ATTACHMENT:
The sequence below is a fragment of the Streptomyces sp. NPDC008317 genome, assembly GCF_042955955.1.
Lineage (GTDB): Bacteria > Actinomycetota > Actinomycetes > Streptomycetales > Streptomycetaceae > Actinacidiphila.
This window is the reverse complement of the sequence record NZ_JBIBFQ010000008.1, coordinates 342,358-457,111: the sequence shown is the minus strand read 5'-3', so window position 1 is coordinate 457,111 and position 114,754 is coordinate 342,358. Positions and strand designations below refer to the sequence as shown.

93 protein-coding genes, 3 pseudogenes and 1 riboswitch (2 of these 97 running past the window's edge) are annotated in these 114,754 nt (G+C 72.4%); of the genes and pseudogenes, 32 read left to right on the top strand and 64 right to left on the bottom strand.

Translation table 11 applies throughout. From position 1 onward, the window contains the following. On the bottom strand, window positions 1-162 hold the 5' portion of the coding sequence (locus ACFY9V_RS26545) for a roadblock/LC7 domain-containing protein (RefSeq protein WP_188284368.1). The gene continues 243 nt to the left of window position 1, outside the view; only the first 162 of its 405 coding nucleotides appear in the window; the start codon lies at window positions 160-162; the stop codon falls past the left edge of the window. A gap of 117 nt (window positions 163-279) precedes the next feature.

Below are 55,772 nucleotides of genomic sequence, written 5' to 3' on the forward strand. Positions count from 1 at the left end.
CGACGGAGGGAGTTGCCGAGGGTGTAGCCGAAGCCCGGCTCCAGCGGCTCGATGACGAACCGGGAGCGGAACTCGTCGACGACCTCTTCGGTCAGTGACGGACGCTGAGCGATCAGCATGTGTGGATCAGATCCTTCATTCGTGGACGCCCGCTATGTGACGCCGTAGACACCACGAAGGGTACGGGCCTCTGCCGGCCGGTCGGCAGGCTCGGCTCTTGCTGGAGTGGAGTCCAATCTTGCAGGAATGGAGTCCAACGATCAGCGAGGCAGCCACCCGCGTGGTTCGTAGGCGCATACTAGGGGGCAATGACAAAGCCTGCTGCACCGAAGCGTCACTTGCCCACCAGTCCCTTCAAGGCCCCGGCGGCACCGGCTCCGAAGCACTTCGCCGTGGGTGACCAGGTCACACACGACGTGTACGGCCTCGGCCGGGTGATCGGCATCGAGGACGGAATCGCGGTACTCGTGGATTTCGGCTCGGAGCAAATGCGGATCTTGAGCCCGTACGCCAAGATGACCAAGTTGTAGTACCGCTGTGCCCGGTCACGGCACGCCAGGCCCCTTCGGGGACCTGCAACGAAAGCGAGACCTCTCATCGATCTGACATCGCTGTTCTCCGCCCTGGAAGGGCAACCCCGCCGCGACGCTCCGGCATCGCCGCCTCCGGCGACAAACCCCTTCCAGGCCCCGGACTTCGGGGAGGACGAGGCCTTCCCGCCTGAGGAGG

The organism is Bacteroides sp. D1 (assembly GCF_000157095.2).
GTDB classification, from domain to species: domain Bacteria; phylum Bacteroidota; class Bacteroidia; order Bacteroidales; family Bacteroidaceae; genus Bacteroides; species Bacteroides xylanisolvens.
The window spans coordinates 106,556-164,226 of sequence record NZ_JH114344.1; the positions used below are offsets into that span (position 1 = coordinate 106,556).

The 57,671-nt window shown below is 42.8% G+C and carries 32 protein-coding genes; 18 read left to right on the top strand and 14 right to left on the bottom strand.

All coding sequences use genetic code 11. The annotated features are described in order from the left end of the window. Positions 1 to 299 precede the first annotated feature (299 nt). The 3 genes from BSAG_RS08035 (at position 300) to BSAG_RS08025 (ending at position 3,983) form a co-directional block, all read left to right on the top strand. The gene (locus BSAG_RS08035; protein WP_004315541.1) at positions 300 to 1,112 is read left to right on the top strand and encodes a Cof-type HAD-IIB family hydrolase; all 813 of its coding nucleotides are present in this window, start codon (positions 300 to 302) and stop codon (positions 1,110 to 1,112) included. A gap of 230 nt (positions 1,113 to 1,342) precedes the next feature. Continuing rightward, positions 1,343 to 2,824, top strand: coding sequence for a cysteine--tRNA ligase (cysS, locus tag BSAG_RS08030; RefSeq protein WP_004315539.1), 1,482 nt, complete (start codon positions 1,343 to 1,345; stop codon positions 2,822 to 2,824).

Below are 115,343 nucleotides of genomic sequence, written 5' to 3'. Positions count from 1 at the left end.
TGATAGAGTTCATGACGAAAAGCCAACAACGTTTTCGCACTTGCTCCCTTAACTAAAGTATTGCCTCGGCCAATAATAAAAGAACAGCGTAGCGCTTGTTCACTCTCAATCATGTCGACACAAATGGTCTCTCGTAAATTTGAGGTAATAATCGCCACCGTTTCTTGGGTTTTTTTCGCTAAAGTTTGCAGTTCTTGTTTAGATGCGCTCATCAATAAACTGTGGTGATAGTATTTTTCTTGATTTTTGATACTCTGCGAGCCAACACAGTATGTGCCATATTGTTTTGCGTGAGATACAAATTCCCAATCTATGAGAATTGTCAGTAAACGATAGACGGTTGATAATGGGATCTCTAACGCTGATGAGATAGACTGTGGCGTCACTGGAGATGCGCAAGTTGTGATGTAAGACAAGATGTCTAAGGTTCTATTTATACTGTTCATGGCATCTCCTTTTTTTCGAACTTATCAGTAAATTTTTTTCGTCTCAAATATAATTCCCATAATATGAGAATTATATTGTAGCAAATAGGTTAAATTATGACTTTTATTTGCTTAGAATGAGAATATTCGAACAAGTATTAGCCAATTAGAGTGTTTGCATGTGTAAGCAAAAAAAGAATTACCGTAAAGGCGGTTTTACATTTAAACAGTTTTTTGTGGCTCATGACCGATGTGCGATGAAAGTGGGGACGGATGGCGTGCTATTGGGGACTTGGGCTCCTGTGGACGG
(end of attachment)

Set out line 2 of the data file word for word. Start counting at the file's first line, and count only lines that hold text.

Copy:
Lineage (GTDB): Bacteria > Actinomycetota > Actinomycetes > Streptomycetales > Streptomycetaceae > Actinacidiphila.